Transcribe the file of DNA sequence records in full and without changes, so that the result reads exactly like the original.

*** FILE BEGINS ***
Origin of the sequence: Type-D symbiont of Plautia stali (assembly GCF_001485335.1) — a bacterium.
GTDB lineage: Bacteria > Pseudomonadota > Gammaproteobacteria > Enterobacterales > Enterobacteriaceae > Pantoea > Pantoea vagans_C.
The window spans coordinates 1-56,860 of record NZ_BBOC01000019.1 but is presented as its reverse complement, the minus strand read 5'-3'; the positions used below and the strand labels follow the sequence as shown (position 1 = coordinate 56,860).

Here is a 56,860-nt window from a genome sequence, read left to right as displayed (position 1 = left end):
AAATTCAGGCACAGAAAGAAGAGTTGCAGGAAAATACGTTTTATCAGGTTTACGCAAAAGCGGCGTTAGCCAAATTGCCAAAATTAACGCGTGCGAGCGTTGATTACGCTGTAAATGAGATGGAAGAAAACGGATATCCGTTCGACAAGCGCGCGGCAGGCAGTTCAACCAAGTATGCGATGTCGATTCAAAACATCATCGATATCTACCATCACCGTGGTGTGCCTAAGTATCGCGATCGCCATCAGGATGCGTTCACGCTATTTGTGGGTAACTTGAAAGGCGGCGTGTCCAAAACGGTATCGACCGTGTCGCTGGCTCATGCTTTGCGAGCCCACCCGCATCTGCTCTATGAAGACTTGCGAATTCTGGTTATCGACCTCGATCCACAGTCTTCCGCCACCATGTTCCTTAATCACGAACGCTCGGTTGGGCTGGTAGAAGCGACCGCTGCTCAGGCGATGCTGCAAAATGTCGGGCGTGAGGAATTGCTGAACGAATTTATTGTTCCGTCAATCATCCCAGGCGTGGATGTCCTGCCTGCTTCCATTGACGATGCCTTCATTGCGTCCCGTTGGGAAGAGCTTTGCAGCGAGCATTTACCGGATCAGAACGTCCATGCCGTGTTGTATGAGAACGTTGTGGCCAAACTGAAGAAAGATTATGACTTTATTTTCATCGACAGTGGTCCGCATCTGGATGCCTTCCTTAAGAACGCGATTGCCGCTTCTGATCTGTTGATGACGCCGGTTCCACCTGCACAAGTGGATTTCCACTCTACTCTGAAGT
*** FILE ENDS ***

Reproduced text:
Origin of the sequence: Type-D symbiont of Plautia stali (assembly GCF_001485335.1) — a bacterium.
GTDB lineage: Bacteria > Pseudomonadota > Gammaproteobacteria > Enterobacterales > Enterobacteriaceae > Pantoea > Pantoea vagans_C.
The window spans coordinates 1-56,860 of record NZ_BBOC01000019.1 but is presented as its reverse complement, the minus strand read 5'-3'; the positions used below and the strand labels follow the sequence as shown (position 1 = coordinate 56,860).

Here is a 56,860-nt window from a genome sequence, read left to right as displayed (position 1 = left end):
AAATTCAGGCACAGAAAGAAGAGTTGCAGGAAAATACGTTTTATCAGGTTTACGCAAAAGCGGCGTTAGCCAAATTGCCAAAATTAACGCGTGCGAGCGTTGATTACGCTGTAAATGAGATGGAAGAAAACGGATATCCGTTCGACAAGCGCGCGGCAGGCAGTTCAACCAAGTATGCGATGTCGATTCAAAACATCATCGATATCTACCATCACCGTGGTGTGCCTAAGTATCGCGATCGCCATCAGGATGCGTTCACGCTATTTGTGGGTAACTTGAAAGGCGGCGTGTCCAAAACGGTATCGACCGTGTCGCTGGCTCATGCTTTGCGAGCCCACCCGCATCTGCTCTATGAAGACTTGCGAATTCTGGTTATCGACCTCGATCCACAGTCTTCCGCCACCATGTTCCTTAATCACGAACGCTCGGTTGGGCTGGTAGAAGCGACCGCTGCTCAGGCGATGCTGCAAAATGTCGGGCGTGAGGAATTGCTGAACGAATTTATTGTTCCGTCAATCATCCCAGGCGTGGATGTCCTGCCTGCTTCCATTGACGATGCCTTCATTGCGTCCCGTTGGGAAGAGCTTTGCAGCGAGCATTTACCGGATCAGAACGTCCATGCCGTGTTGTATGAGAACGTTGTGGCCAAACTGAAGAAAGATTATGACTTTATTTTCATCGACAGTGGTCCGCATCTGGATGCCTTCCTTAAGAACGCGATTGCCGCTTCTGATCTGTTGATGACGCCGGTTCCACCTGCACAAGTGGATTTCCACTCTACTCTGAAGT